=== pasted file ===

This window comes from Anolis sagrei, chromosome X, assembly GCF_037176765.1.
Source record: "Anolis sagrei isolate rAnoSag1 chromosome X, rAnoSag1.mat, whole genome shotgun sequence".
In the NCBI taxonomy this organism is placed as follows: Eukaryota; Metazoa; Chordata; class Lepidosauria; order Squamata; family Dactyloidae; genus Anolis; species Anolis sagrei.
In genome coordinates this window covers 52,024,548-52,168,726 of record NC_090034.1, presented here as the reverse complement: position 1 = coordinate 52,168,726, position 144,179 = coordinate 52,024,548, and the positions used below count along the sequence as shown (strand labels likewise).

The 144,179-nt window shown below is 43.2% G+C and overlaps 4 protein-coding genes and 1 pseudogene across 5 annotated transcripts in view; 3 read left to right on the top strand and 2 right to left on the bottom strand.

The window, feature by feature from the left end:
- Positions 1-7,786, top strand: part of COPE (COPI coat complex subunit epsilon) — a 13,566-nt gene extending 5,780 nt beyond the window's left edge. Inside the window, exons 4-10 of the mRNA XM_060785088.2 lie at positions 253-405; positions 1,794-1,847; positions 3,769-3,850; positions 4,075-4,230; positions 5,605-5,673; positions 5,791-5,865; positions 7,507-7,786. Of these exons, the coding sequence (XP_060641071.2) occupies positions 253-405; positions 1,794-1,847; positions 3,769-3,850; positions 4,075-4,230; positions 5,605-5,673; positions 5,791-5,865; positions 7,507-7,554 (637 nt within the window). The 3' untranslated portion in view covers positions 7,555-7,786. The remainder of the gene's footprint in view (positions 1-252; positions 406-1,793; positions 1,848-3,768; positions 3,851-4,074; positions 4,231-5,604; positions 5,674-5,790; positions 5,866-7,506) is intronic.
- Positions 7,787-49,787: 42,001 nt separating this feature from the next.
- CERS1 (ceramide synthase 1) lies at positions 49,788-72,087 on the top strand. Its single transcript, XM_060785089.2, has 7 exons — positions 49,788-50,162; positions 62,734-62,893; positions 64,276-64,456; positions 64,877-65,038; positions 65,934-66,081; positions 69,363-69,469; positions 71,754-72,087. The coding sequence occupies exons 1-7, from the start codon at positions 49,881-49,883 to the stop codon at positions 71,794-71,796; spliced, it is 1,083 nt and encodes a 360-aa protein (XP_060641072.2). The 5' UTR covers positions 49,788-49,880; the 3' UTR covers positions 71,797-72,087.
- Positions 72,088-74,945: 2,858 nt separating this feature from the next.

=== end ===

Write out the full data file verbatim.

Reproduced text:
This window comes from Anolis sagrei, chromosome X, assembly GCF_037176765.1.
Source record: "Anolis sagrei isolate rAnoSag1 chromosome X, rAnoSag1.mat, whole genome shotgun sequence".
In the NCBI taxonomy this organism is placed as follows: Eukaryota; Metazoa; Chordata; class Lepidosauria; order Squamata; family Dactyloidae; genus Anolis; species Anolis sagrei.
In genome coordinates this window covers 52,024,548-52,168,726 of record NC_090034.1, presented here as the reverse complement: position 1 = coordinate 52,168,726, position 144,179 = coordinate 52,024,548, and the positions used below count along the sequence as shown (strand labels likewise).

The 144,179-nt window shown below is 43.2% G+C and overlaps 4 protein-coding genes and 1 pseudogene across 5 annotated transcripts in view; 3 read left to right on the top strand and 2 right to left on the bottom strand.

The window, feature by feature from the left end:
- Positions 1-7,786, top strand: part of COPE (COPI coat complex subunit epsilon) — a 13,566-nt gene extending 5,780 nt beyond the window's left edge. Inside the window, exons 4-10 of the mRNA XM_060785088.2 lie at positions 253-405; positions 1,794-1,847; positions 3,769-3,850; positions 4,075-4,230; positions 5,605-5,673; positions 5,791-5,865; positions 7,507-7,786. Of these exons, the coding sequence (XP_060641071.2) occupies positions 253-405; positions 1,794-1,847; positions 3,769-3,850; positions 4,075-4,230; positions 5,605-5,673; positions 5,791-5,865; positions 7,507-7,554 (637 nt within the window). The 3' untranslated portion in view covers positions 7,555-7,786. The remainder of the gene's footprint in view (positions 1-252; positions 406-1,793; positions 1,848-3,768; positions 3,851-4,074; positions 4,231-5,604; positions 5,674-5,790; positions 5,866-7,506) is intronic.
- Positions 7,787-49,787: 42,001 nt separating this feature from the next.
- CERS1 (ceramide synthase 1) lies at positions 49,788-72,087 on the top strand. Its single transcript, XM_060785089.2, has 7 exons — positions 49,788-50,162; positions 62,734-62,893; positions 64,276-64,456; positions 64,877-65,038; positions 65,934-66,081; positions 69,363-69,469; positions 71,754-72,087. The coding sequence occupies exons 1-7, from the start codon at positions 49,881-49,883 to the stop codon at positions 71,794-71,796; spliced, it is 1,083 nt and encodes a 360-aa protein (XP_060641072.2). The 5' UTR covers positions 49,788-49,880; the 3' UTR covers positions 71,797-72,087.
- Positions 72,088-74,945: 2,858 nt separating this feature from the next.